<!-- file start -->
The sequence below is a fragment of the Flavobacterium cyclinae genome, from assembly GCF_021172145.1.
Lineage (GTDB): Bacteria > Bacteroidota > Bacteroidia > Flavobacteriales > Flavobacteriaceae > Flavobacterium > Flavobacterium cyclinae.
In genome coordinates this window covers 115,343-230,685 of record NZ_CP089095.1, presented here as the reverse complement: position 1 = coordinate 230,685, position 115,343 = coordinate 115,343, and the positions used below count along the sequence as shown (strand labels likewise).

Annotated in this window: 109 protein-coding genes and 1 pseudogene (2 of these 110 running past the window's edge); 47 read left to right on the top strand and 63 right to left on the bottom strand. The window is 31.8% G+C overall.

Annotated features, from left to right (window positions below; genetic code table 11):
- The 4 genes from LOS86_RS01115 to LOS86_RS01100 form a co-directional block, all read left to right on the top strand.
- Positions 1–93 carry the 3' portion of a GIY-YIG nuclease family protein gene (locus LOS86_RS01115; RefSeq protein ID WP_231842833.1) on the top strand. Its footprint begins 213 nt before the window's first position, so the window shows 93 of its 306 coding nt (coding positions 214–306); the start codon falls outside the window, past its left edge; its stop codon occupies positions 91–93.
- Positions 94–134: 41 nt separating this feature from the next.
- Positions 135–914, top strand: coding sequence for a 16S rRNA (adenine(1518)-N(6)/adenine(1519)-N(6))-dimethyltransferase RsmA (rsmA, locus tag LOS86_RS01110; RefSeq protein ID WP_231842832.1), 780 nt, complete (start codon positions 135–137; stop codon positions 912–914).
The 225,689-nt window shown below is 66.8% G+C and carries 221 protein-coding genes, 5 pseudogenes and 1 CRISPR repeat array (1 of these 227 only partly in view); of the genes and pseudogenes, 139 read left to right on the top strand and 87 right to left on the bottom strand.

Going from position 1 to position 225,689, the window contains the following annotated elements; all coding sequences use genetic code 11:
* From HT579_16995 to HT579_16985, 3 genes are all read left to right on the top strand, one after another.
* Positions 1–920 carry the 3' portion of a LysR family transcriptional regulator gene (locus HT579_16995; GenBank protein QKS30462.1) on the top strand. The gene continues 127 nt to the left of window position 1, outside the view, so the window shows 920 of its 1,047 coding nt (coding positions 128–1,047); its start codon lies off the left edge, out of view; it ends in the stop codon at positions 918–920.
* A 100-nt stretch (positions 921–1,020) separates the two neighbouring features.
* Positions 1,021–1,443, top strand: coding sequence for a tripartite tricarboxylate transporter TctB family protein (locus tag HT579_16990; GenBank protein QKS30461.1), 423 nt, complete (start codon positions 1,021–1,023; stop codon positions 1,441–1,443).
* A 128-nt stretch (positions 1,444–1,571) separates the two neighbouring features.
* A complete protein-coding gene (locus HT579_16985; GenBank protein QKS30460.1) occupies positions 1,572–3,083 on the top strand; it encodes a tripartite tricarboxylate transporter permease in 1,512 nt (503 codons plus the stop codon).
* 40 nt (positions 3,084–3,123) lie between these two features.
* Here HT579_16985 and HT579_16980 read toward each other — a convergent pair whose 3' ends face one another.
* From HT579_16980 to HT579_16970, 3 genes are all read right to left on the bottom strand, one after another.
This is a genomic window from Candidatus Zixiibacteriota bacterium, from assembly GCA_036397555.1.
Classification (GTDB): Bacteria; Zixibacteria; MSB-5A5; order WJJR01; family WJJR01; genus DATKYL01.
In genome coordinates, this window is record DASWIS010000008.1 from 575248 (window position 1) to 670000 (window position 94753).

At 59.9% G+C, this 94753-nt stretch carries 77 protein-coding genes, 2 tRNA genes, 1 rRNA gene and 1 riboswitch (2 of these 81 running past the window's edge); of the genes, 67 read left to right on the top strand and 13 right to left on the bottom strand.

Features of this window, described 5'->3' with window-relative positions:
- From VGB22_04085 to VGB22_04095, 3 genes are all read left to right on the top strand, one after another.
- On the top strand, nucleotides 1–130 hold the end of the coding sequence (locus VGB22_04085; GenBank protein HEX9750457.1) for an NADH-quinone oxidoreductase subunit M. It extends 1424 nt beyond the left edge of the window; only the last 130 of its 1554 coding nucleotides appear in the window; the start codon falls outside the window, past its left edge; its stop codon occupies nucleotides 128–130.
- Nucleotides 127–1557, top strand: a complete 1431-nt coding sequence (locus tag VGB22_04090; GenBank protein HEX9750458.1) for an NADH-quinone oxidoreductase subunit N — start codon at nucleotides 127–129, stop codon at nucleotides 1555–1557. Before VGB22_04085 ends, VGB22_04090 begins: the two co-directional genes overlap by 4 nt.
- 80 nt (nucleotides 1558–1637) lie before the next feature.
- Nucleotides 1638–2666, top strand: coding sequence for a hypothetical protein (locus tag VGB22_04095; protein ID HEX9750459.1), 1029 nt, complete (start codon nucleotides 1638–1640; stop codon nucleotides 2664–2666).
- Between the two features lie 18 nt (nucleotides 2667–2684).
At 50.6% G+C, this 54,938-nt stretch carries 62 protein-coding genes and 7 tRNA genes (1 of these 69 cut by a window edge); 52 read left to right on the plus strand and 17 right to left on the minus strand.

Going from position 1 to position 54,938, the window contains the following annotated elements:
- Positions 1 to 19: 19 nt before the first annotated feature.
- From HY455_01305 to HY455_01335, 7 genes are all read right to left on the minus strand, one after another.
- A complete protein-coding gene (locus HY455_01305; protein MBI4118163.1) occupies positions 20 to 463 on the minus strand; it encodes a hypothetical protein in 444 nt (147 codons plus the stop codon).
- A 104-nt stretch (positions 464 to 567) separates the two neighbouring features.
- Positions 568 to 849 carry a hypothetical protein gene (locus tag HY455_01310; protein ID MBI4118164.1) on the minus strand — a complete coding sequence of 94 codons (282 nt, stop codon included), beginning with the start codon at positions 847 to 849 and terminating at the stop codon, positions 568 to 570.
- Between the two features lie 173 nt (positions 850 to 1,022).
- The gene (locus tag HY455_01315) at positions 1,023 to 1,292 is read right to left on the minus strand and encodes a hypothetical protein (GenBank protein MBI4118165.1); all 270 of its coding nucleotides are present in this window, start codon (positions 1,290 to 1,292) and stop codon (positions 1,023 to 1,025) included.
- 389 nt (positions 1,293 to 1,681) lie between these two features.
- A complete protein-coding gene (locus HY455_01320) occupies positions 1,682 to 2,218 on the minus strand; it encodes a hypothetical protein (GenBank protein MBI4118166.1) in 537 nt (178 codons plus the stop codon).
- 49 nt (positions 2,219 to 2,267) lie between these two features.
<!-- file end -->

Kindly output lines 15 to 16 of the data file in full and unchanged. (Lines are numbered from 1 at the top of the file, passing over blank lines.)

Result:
* Positions 1,021–1,443, top strand: coding sequence for a tripartite tricarboxylate transporter TctB family protein (locus tag HT579_16990; GenBank protein QKS30461.1), 423 nt, complete (start codon positions 1,021–1,023; stop codon positions 1,441–1,443).
* A 128-nt stretch (positions 1,444–1,571) separates the two neighbouring features.